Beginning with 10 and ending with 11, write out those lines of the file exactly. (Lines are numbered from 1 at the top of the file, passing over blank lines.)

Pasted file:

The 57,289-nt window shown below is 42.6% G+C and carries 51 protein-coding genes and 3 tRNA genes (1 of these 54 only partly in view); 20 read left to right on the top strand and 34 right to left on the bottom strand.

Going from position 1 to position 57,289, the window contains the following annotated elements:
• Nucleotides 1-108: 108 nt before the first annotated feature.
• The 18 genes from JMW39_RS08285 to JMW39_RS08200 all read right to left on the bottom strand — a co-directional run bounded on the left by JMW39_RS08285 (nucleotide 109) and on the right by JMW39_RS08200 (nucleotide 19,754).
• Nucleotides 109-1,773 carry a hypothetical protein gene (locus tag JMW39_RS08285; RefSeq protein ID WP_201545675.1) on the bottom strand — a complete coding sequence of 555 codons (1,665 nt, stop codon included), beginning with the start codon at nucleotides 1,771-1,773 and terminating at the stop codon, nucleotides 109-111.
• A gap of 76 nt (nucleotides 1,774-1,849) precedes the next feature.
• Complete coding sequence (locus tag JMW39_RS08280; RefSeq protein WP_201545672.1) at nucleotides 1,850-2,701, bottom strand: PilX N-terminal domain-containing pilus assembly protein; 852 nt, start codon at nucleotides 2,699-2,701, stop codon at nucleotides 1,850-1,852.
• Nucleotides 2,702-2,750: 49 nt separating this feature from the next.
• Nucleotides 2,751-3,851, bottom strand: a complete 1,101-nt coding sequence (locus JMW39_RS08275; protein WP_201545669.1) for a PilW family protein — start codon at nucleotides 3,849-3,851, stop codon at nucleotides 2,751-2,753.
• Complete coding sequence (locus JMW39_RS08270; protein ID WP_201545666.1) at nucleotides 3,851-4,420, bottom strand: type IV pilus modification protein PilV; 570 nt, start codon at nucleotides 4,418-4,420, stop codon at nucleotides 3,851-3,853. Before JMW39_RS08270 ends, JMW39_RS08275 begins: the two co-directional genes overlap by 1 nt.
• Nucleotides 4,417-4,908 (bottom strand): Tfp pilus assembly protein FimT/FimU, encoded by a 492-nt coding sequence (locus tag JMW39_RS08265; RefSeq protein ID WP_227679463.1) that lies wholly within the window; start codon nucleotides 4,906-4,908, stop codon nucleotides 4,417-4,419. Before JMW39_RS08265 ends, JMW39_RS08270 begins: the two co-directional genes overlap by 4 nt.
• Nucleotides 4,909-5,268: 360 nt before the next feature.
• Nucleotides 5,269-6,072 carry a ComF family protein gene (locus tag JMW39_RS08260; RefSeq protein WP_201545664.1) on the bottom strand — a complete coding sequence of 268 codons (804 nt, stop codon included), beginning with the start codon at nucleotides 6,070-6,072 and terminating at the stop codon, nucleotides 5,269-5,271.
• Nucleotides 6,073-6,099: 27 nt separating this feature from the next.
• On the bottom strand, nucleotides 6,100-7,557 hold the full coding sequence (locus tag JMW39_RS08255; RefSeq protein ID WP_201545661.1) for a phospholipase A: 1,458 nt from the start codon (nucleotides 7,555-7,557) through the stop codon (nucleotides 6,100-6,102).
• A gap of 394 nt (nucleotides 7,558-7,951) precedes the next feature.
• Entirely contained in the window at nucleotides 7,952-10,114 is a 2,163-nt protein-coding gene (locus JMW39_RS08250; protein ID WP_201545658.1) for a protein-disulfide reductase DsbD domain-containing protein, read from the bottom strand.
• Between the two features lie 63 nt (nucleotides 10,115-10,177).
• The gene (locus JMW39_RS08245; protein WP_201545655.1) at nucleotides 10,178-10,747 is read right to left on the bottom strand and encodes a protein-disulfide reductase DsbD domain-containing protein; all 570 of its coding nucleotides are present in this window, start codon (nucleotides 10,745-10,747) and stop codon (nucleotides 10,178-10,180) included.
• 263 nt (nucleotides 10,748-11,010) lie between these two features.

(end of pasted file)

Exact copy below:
• Complete coding sequence (locus JMW39_RS08270; protein ID WP_201545666.1) at nucleotides 3,851-4,420, bottom strand: type IV pilus modification protein PilV; 570 nt, start codon at nucleotides 4,418-4,420, stop codon at nucleotides 3,851-3,853. Before JMW39_RS08270 ends, JMW39_RS08275 begins: the two co-directional genes overlap by 1 nt.
• Nucleotides 4,417-4,908 (bottom strand): Tfp pilus assembly protein FimT/FimU, encoded by a 492-nt coding sequence (locus tag JMW39_RS08265; RefSeq protein ID WP_227679463.1) that lies wholly within the window; start codon nucleotides 4,906-4,908, stop codon nucleotides 4,417-4,419. Before JMW39_RS08265 ends, JMW39_RS08270 begins: the two co-directional genes overlap by 4 nt.